Now that he’s graduated, Joshua is going into corporate law and says, “I don’t want to become someone that makes loads of money but does nothing to help society, which is why I’m also drawn to public service. I want to have a voice that represents people from my background.”

He continues, “Law engages me intellectually and it governs every bit of everything we do as a society. I’m very interested in the broader picture of how law incentivises people to behave and influences how societies run. Also public international law and the broader big picture of politics, how governments interact with other governments – I find that very interesting and it’s got the potential to improve people’s lives.”

Joshua is humble about his achievements to date and likes to inspire others. During the pandemic he started a CIC (Community Interest Company) called ‘The Opportunity Directory’ after several other working class Oxford hopefuls reached out for advice on LinkedIn. “I’ve done this whole journey and if I can help other people, I will. The main thing is to take down the blockers people believe. The ceiling’s in their mind and I want to encourage them to see beyond that.”

“When goals feel unobtainable, you have to focus and figure out how to get there, and don’t be afraid to ask for help. Keep reminding yourself, ‘If this is what I want to do, then why can’t I do it.’ Fear is always there, I still struggle with it now, but sometimes you just need to let it walk with you, and eventually it’ll fall behind.”

Joshua in City Park Bradford with a fountain and City Hall behind him.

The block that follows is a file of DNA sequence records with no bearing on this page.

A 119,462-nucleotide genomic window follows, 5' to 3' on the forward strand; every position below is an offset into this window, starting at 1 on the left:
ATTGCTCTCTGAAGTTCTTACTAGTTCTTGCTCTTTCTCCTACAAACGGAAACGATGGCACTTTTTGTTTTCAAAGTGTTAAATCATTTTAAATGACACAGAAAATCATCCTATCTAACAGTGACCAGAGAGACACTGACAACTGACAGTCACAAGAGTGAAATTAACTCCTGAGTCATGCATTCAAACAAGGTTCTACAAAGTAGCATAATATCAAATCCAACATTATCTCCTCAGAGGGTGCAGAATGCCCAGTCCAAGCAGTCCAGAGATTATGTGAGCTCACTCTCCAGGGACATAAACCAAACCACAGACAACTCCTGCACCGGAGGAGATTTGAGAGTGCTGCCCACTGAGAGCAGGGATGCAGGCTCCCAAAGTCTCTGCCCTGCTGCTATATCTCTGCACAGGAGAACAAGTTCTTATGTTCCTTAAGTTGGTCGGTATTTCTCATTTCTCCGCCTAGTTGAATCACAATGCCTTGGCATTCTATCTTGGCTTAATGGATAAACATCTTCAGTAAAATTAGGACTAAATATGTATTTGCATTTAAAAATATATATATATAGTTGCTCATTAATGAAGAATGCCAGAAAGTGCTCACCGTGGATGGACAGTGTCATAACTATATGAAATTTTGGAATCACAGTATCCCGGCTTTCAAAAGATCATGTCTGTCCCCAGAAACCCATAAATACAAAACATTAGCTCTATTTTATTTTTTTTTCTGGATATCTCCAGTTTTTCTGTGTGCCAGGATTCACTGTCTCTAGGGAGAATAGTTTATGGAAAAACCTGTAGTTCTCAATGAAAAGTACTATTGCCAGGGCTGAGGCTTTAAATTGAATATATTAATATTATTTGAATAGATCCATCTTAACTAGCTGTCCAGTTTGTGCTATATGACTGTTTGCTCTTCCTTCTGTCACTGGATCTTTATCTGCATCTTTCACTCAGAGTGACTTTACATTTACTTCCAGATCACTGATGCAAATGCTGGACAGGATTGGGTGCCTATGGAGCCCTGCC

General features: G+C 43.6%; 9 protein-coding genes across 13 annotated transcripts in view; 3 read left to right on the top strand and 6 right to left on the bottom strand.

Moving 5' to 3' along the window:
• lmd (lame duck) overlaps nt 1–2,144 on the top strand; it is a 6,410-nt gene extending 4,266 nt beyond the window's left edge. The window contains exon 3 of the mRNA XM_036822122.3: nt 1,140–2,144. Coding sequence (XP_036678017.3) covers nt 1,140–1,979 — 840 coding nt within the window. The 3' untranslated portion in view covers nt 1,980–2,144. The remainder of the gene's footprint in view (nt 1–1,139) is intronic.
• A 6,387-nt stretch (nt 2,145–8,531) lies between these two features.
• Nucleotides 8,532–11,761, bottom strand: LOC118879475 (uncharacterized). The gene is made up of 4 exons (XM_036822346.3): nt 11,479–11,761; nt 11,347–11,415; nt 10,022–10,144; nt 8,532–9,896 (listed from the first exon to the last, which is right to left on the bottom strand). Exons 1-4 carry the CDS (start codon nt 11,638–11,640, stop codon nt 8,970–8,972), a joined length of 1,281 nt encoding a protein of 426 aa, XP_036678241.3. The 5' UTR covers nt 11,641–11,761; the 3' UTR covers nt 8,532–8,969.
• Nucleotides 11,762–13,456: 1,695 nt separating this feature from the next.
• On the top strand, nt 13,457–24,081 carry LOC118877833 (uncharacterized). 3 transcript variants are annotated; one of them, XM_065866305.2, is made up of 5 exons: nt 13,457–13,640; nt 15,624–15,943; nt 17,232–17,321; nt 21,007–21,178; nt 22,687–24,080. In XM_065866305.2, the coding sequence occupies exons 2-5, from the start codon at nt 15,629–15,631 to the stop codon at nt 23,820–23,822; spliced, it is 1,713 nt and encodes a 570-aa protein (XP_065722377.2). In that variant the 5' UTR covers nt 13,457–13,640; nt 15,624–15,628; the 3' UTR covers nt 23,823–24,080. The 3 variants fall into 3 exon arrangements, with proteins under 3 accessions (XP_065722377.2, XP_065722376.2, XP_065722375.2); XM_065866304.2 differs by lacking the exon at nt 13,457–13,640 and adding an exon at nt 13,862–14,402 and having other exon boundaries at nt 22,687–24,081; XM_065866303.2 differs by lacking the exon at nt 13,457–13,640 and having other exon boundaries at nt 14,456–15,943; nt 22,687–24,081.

“There is still racism in the UK,” Joshua says. “But it’s subtle and easy to deny that it exists, which makes it hard to fight against. On a surface level things have changed and we have laws against discrimination, but people hang on to unconscious bias and don’t recognise it. So even though the laws are there, the behaviour and actions of the people haven’t caught up yet,”

When asked what needs to change, he says “This sounds like such a basic thing, but seeing people as people is what’s needed rather than making assumptions. Just see me as an individual human being, like a blank canvas.”

He summarises, “Coming from Bradford gave me a sense of individuality at Oxford because most people were from the south. I’m also proud to come from Bradford, it’s what’s shaped me into the person I am today.”

Joshua firmly believes in the importance of representation across all areas of society. “I’ve met people from wealthy backgrounds at Oxford that genuinely care about places like Bradford, but they just don’t understand it because they’ve not grown up here.”

Which is why stories like Joshua’s are so important for others to hear and be inspired by, stories that celebrate strength of belief, dedication and challenging the status quo. “If more people from more diverse backgrounds go to places like Oxford, so long as they don’t forget where they come from they will drive change because they’re driving from their experiences.”

Story and photography by Tom Harmer